Tony also sees huge potential in storage. “Once that little mystery is solved, it will bring into play all sorts of things like electric cars, dramatic changes to the grid, and a whole different relationship between utilities and rate payers. Battery storage is probably the most important thing.”
Tony would also like to see a level playing field in which cleantech companies might compete. “If companies using energy had to pay the true cost of that energy, I think businesses, and individuals, would change the way they use energy. Solar, wind and other alternatives would become much more attractive.” But as a seasoned businessman, he is realistic and acknowledges that things won’t change over night. “People will eventually change their views but it will take time.”

Luckily for Tony, the difficulty of the industry is his favorite aspect. He says, “You know that these technologies work. But you also know that they need to work a little bit better. And you know that you have to be really clever about how you go about commercializing them. So it’s a real challenge, and when you get one to work, it’s really gratifying and rewarding because A, it works and you can make some money off it but B, you’ve also made a change.”

For his capstone project, Tony wanted to deal with a more expensive fuel than electricity so he decided to focus on drop-in jet and diesel biofuels and try to compete with barrels of oil that cost $80 to $90. The idea is to take an intermediate feedstock that can be refined by an existing oil refinery. This process takes advantage of the very efficient infrastructure created by the oil industry. Compressed natural gas and hydrogen fuels will have a harder time because the infrastructure needs to be constructed for them. After some initial analysis, Tony realized that while oil seed would work well, there just isn’t enough acreage available to make a significant dent in the percentage of diesel and jet fuel used in the marketplace. So, while Tony is still on the biofuel path, he’s now focusing on a different fuel – algae.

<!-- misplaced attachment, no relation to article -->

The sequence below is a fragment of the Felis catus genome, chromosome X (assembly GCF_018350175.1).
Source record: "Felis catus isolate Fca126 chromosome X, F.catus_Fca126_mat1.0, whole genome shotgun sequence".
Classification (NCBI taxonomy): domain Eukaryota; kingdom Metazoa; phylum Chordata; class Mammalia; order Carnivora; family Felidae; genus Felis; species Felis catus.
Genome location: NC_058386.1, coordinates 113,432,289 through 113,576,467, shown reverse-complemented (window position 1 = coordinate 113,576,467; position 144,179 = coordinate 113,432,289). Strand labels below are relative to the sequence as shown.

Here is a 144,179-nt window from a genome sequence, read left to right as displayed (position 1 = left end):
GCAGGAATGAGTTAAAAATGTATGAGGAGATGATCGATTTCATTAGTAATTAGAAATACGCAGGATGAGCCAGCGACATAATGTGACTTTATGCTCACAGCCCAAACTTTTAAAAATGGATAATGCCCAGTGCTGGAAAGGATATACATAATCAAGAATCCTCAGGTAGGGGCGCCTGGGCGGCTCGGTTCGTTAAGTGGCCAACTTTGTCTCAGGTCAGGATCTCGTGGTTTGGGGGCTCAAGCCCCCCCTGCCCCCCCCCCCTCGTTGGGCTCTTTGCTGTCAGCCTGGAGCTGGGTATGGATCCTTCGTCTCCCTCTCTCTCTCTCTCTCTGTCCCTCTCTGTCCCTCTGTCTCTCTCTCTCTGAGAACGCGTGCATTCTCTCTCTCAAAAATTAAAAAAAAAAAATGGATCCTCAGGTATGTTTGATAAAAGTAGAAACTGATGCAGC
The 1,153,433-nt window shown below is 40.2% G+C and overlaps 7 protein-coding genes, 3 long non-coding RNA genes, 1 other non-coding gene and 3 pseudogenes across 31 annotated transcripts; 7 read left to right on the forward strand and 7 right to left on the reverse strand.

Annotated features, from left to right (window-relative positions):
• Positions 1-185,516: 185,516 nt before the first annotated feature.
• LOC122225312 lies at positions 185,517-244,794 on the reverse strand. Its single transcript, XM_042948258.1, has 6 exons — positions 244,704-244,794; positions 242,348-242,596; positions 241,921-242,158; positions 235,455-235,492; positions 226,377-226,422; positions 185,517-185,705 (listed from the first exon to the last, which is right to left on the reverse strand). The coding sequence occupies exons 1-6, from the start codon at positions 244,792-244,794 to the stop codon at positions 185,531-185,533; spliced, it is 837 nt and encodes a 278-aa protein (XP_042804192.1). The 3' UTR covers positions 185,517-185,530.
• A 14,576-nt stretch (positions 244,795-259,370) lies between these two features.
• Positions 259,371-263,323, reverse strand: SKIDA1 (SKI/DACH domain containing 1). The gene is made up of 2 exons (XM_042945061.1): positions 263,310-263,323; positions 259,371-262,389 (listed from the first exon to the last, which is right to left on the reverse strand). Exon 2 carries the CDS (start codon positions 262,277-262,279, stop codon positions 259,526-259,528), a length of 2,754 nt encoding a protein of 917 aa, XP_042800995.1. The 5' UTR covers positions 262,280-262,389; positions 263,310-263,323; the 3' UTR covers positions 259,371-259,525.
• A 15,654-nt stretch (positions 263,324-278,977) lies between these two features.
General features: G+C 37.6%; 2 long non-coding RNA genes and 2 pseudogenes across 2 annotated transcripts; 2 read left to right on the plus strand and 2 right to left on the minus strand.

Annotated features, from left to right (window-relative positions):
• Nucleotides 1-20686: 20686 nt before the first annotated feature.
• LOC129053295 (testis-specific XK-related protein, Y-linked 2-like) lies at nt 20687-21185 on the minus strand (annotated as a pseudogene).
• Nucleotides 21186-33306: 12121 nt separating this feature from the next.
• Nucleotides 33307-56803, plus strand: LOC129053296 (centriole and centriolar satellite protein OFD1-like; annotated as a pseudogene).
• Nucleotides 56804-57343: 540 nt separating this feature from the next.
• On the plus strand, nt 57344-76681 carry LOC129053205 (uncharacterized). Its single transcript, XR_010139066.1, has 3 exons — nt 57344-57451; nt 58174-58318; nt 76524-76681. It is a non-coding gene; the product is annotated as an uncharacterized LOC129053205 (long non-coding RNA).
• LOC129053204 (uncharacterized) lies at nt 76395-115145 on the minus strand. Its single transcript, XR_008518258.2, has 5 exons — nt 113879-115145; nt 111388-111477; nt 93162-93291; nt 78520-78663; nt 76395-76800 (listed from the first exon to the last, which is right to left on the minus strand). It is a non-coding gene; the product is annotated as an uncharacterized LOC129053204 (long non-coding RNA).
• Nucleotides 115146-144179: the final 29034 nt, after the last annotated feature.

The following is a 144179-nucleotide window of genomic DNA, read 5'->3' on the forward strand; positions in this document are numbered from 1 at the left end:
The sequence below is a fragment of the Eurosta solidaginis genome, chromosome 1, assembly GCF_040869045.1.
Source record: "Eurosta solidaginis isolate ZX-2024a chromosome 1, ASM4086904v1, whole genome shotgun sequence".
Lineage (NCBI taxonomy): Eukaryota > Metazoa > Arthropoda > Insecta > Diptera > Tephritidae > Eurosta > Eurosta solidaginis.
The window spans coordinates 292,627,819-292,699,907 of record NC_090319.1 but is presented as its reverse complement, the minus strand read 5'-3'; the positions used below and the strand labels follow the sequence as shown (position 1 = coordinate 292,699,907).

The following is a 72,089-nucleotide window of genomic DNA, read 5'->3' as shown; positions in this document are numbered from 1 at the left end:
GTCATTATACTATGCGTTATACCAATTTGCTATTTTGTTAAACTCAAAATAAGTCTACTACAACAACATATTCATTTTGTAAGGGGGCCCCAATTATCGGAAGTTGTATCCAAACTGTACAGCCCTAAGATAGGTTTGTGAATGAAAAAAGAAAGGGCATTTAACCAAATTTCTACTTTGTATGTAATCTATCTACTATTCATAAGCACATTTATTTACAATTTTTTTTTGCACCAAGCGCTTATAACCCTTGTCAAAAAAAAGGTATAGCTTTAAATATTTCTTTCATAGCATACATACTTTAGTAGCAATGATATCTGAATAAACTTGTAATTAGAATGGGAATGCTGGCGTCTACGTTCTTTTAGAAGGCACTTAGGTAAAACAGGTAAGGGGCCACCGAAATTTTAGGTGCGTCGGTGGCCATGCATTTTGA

“My project involves a novel design for an industrial scale Photo Bio Reactor (PBR) for algae cultivation. Instead of using large open ponds to grow algae this design uses large thin (60ft X 60ft X 2 inch) clear bags, which are layered one on top of the other with spacing between the layers to drive sunlight between the layers. The structure to support this approach would be similar to a building superstructure made of high strength I beams. This approach is land and water efficient and it also provides a closed and controlled growing environment. This approach can be deployed where land is not abundant but where nutrients are – municipal wastewater plants, food processors, dairies, power generators, and breweries. The algae can be used for waste water remediation, renewable fuels, nutraceuticals, animal feed, and biomass power generation.”

When asked what he values most about the Cleantech Fellows Institute, he says the exposure he’s experienced. There have been times in his career when he has thought, “I really wish I had known this before I went down this business venture.” And that is what the Fellows Institute is giving him, a broad, thorough perspective into this industry called cleantech.